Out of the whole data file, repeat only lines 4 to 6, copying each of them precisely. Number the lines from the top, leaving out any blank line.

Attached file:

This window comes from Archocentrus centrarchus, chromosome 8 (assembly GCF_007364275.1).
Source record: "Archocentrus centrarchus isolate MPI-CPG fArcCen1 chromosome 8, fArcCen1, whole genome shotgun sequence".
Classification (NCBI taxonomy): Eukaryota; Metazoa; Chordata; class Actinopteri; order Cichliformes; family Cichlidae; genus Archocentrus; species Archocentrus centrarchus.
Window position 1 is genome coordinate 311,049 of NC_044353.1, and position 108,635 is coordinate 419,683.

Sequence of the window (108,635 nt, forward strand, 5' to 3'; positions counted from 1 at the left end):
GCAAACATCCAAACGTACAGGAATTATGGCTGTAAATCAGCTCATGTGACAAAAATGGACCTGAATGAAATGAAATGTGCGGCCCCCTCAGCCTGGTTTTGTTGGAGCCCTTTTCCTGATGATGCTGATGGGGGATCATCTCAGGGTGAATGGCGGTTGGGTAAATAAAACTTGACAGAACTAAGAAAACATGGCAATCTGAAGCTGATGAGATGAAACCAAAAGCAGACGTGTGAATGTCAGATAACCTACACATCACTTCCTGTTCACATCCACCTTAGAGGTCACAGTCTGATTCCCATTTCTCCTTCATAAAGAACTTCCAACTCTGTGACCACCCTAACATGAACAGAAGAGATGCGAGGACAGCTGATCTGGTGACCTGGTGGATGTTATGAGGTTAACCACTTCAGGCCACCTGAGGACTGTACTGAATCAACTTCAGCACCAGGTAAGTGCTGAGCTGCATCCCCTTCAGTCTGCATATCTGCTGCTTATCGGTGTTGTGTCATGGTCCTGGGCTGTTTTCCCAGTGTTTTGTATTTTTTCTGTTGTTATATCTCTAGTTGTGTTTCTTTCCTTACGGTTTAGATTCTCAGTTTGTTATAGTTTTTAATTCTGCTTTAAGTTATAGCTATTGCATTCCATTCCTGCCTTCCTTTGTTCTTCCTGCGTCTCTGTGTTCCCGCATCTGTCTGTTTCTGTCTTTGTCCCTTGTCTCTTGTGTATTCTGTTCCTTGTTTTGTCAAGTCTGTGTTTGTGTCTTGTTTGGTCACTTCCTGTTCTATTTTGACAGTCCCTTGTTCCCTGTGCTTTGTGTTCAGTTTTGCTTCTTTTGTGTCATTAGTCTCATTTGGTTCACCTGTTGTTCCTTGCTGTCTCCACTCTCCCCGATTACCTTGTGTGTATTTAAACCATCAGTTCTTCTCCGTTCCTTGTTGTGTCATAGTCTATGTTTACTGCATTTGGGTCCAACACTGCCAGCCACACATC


Window position 1 is genome coordinate 311,049 of NC_044353.1, and position 108,635 is coordinate 419,683.

Sequence of the window (108,635 nt, forward strand, 5' to 3'; positions counted from 1 at the left end):
GCAAACATCCAAACGTACAGGAATTATGGCTGTAAATCAGCTCATGTGACAAAAATGGACCTGAATGAAATGAAATGTGCGGCCCCCTCAGCCTGGTTTTGTTGGAGCCCTTTTCCTGATGATGCTGATGGGGGATCATCTCAGGGTGAATGGCGGTTGGGTAAATAAAACTTGACAGAACTAAGAAAACATGGCAATCTGAAGCTGATGAGATGAAACCAAAAGCAGACGTGTGAATGTCAGATAACCTACACATCACTTCCTGTTCACATCCACCTTAGAGGTCACAGTCTGATTCCCATTTCTCCTTCATAAAGAACTTCCAACTCTGTGACCACCCTAACATGAACAGAAGAGATGCGAGGACAGCTGATCTGGTGACCTGGTGGATGTTATGAGGTTAACCACTTCAGGCCACCTGAGGACTGTACTGAATCAACTTCAGCACCAGGTAAGTGCTGAGCTGCATCCCCTTCAGTCTGCATATCTGCTGCTTATCGGTGTTGTGTCATGGTCCTGGGCTGTTTTCCCAGTGTTTTGTATTTTTTCTGTTGTTATATCTCTAGTTGTGTTTCTTTCCTTACGGTTTAGATTCTCAGTTTGTTATAGTTTTTAATTCTGCTTTAAGTTATAGCTATTGCATTCCATTCCTGCCTTCCTTTGTTCTTCCTGCGTCTCTGTGTTCCCGCATCTGTCTGTTTCTGTCTTTGTCCCTTGTCTCTTGTGTATTCTGTTCCTTGTTTTGTCAAGTCTGTGTTTGTGTCTTGTTTGGTCACTTCCTGTTCTATTTTGACAGTCCCTTGTTCCCTGTGCTTTGTGTTCAGTTTTGCTTCTTTTGTGTCATTAGTCTCATTTGGTTCACCTGTTGTTCCTTGCTGTCTCCACTCTCCCCGATTACCTTGTGTGTATTTAAACCATCAGTTCTTCTCCGTTCCTTGTTGTGTCATAGTCTATGTTTACTGCATTTGGGTCCAACACTGCCAGCCACACATC